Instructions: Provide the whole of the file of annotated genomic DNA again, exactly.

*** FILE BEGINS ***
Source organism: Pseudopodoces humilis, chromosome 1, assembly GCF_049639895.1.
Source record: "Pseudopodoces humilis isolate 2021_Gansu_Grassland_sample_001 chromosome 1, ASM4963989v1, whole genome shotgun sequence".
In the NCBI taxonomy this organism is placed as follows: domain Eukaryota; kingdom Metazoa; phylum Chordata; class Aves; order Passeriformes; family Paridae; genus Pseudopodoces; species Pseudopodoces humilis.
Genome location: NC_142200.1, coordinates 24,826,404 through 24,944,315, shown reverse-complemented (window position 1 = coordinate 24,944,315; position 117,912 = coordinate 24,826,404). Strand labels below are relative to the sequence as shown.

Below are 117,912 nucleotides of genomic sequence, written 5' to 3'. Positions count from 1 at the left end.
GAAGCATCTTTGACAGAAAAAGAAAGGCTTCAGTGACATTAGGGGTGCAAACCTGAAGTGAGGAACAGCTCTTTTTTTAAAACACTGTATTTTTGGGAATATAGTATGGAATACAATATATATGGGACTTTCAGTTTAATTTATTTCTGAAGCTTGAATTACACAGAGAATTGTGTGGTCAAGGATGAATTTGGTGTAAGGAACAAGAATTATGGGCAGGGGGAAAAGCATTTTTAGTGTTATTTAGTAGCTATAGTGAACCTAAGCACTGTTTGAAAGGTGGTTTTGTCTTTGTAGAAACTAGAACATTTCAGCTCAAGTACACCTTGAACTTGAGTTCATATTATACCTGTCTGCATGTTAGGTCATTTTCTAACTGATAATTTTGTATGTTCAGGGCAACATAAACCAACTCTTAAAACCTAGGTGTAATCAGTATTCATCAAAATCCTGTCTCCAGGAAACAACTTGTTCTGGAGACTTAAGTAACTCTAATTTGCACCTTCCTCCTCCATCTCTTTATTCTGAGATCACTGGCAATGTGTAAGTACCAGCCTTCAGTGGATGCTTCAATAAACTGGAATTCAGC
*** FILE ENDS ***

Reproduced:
Source organism: Pseudopodoces humilis, chromosome 1, assembly GCF_049639895.1.
Source record: "Pseudopodoces humilis isolate 2021_Gansu_Grassland_sample_001 chromosome 1, ASM4963989v1, whole genome shotgun sequence".
In the NCBI taxonomy this organism is placed as follows: domain Eukaryota; kingdom Metazoa; phylum Chordata; class Aves; order Passeriformes; family Paridae; genus Pseudopodoces; species Pseudopodoces humilis.
Genome location: NC_142200.1, coordinates 24,826,404 through 24,944,315, shown reverse-complemented (window position 1 = coordinate 24,944,315; position 117,912 = coordinate 24,826,404). Strand labels below are relative to the sequence as shown.

Below are 117,912 nucleotides of genomic sequence, written 5' to 3'. Positions count from 1 at the left end.
GAAGCATCTTTGACAGAAAAAGAAAGGCTTCAGTGACATTAGGGGTGCAAACCTGAAGTGAGGAACAGCTCTTTTTTTAAAACACTGTATTTTTGGGAATATAGTATGGAATACAATATATATGGGACTTTCAGTTTAATTTATTTCTGAAGCTTGAATTACACAGAGAATTGTGTGGTCAAGGATGAATTTGGTGTAAGGAACAAGAATTATGGGCAGGGGGAAAAGCATTTTTAGTGTTATTTAGTAGCTATAGTGAACCTAAGCACTGTTTGAAAGGTGGTTTTGTCTTTGTAGAAACTAGAACATTTCAGCTCAAGTACACCTTGAACTTGAGTTCATATTATACCTGTCTGCATGTTAGGTCATTTTCTAACTGATAATTTTGTATGTTCAGGGCAACATAAACCAACTCTTAAAACCTAGGTGTAATCAGTATTCATCAAAATCCTGTCTCCAGGAAACAACTTGTTCTGGAGACTTAAGTAACTCTAATTTGCACCTTCCTCCTCCATCTCTTTATTCTGAGATCACTGGCAATGTGTAAGTACCAGCCTTCAGTGGATGCTTCAATAAACTGGAATTCAGC